In its special curatorial segment started in 2014, AWFF’s Soundphiles focusses on sound technologies and the ‘affect’ of sound.
Sound takes over images at IAWRT's 15th Asian Women’s Film Festival
New Delhi - 12 Mar 2019 16:47 IST
Imagine a cinema hall enveloped in its conventional darkness, but without moving images playing out on a screen; they are instead supplanted by sound to which the audience is listening intently. Such was the format of the segment Soundphiles on day 3 of the recently concluded IAWRT 15th Asian Women’s Film Festival (AWFF).
Curated by JNU’s associate professor Shikha Jhingan, Soundphiles is the festival’s segment – started in 2014 – which investigates the affective force of sound as an element of cinema often superseded by the image. Jhingan, whose work focusses on sound studies, music and technologies of sound dispersal across diverse media platforms, curated five short ‘films’ out of 10 entries to investigate the relationship between women and sound technologies.
The 27-minute segment included five entries: Sindhu Thirumalaisamy’s Plosives, Madhuja Mukherjee’s Ratan Bai vs. New Theatres, Radhika Sood Nayak’s Buriyan/we bad folk, Aishwarya Bindana, Rayna Batavia, Sonia Arthur and Sowmya Sridhar’s The First Wave, and finally Srijaa Kundu and Srinjita Biswas’s My Sister in a Dystopian World.
From recordings used to produce ‘hand-made bombs’ to a reimagined cover of a Sufi mystic’s subversive song, the letters of Ratan Bai to the thrashing waves of tsunamis and earthquakes, and the unintelligible conversation with an AI in a cacophonic material world, the five films attempt to create an aural sensorium of history, modernity, the everyday and femininity.
Commenting on the primacy of visuals over sound, Jhingan says, “We are fixated with the image. I think sound and what it does to cinema in terms of an inter-sensory affect has not been seen carefully. With the coming of mobile media technologies, sound has become all pervasive in our daily lives. Digital practices have made it easier for artists to intervene in sound and create art. IAWRT is doing a great job by focussing on sound and making one listen. Much like Michel Chion said, in this segment we enter a state of reduced listening – we stop thinking about the cause and meaning of sound and instead focus on listening, the experience of which can take you anywhere.”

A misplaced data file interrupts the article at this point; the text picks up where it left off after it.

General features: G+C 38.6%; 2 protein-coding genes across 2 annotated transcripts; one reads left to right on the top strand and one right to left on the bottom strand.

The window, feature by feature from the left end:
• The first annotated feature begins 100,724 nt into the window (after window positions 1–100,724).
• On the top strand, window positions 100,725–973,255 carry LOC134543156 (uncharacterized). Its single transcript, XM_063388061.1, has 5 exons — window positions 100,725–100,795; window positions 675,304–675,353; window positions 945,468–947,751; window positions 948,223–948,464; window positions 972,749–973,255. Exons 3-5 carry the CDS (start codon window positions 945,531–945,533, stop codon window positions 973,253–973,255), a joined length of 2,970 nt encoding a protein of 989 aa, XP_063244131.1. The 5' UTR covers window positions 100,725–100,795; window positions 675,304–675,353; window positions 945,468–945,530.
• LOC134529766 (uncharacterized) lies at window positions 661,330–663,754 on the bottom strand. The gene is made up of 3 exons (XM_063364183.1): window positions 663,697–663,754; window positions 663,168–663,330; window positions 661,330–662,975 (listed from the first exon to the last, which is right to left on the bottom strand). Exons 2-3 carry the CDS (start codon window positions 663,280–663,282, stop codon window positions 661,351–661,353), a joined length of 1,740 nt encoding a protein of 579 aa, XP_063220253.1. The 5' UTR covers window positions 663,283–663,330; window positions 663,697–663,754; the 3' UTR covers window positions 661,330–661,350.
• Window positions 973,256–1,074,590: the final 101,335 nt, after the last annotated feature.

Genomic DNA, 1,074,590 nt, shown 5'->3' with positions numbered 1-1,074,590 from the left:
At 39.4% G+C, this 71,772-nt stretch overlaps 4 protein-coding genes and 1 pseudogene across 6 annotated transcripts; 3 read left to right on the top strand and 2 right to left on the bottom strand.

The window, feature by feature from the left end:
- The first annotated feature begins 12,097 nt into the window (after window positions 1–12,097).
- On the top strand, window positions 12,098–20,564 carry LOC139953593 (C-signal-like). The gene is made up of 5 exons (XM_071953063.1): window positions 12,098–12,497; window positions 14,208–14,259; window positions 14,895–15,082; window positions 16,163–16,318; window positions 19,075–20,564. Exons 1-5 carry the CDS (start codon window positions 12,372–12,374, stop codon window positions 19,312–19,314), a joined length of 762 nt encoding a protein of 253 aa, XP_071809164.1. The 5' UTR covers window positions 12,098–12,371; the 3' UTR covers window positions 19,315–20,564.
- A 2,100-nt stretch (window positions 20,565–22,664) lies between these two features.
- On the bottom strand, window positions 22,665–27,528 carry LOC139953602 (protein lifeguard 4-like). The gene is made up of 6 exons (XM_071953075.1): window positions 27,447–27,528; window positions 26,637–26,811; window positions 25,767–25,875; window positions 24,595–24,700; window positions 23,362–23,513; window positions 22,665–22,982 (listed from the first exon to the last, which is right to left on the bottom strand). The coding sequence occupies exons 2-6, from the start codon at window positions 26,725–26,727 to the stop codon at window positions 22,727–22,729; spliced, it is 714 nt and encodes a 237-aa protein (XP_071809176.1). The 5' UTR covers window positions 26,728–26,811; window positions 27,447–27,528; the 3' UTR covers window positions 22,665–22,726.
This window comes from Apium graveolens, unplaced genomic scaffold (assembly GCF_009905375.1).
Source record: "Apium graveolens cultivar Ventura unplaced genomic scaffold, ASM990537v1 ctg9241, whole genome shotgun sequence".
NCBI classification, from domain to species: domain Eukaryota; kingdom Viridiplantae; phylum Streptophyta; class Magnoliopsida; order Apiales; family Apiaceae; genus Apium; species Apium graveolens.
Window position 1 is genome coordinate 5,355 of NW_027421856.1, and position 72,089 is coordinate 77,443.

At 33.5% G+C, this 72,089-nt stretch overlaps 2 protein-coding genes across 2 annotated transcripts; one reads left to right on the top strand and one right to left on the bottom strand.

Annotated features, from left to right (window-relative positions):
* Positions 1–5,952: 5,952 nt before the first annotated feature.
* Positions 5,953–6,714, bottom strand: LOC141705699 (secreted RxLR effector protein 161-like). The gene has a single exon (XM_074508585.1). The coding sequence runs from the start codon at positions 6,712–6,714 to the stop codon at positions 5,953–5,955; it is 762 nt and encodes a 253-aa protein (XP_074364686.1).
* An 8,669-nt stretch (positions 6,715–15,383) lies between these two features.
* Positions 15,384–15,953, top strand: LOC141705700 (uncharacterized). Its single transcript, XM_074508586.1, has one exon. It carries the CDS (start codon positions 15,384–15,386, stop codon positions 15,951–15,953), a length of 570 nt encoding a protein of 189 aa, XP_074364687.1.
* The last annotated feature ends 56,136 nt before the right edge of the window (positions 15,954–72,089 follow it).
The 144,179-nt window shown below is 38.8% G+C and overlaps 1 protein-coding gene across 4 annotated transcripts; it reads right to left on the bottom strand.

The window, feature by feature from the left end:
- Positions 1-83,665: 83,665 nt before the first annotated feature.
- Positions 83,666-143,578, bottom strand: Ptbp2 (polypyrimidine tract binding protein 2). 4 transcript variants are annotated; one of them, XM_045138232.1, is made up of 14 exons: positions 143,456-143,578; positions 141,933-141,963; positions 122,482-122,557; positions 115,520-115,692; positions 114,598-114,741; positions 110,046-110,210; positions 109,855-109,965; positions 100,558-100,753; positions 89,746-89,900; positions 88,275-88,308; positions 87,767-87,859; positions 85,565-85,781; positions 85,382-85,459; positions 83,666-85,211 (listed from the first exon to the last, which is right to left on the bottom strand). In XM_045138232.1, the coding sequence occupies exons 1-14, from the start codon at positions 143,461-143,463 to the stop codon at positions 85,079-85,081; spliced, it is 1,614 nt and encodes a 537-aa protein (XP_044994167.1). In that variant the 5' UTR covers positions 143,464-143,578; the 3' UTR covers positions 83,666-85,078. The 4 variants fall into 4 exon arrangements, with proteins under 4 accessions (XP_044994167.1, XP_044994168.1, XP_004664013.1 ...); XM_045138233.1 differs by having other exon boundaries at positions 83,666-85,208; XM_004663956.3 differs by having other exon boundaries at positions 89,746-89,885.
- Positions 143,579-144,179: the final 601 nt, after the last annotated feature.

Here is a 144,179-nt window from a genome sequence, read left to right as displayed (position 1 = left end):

Jhingan relegates the relationship between women and sound to the early history of modernity – from the women and gramophones to the femininity of AI bots today. She believes that sound is evocative and often leaves behind a trace of experiences.
Soundphiles is an undoubtedly interesting part of AWFF’s curatorial practice. With an exclusive focus on the element, the section opens up new questions about what constitutes cinematic practice, the specificity of the medium and the space it occupies in theatres and festivals. However, the 2019 segment itself may be inspired from high tone conceptual possibilities, but often fails to create an impactful environment out of that concept into practice.
Perhaps, the issue may be relegated to the interfering degree of amateur-ness in the quality of most of the productions. For a segment that focusses exclusively on the meditation on sound, the quality of voice acting, sound-mixing and clarity was subpar at best. Perhaps, another issue could be the choice of the cinema hall as the exhibit space itself. The sound technologies of the auditorium do not cater to the sensitivity oaf sound that such an exercise requires while the segment itself falls more into an art-gallery or new media art spatial requirements rather than those of a cinema theatre.
One may argue that the intervention of collective listening in a hall creates an eclectic experience of these sound films in a theatre and transgresses the understanding of what is cinema itself. However, with issues of quality of production and exhibition, such an intervention conceptually and exhibit-wise appears to be awkwardly stretched to its seams.
Nevertheless, Soundphiles holds the possibility of creating new manners of understanding the relationship between elements in cinema, and the politics of sound that surround us on a daily note. AWFF may like to reimagine the concept and reinvigorate it with more radical experimentation, than a simple exhibition of sound pieces in the hall.
The Asian Women’s Film Festival was held from 5-7 March 2019 at the India International Centre in Delhi. The theme of the 15th edition was The Female Gaze. The festival screened over 50 films from 20 countries by female filmmakers in several formats, along with workshops, panels and an art installation.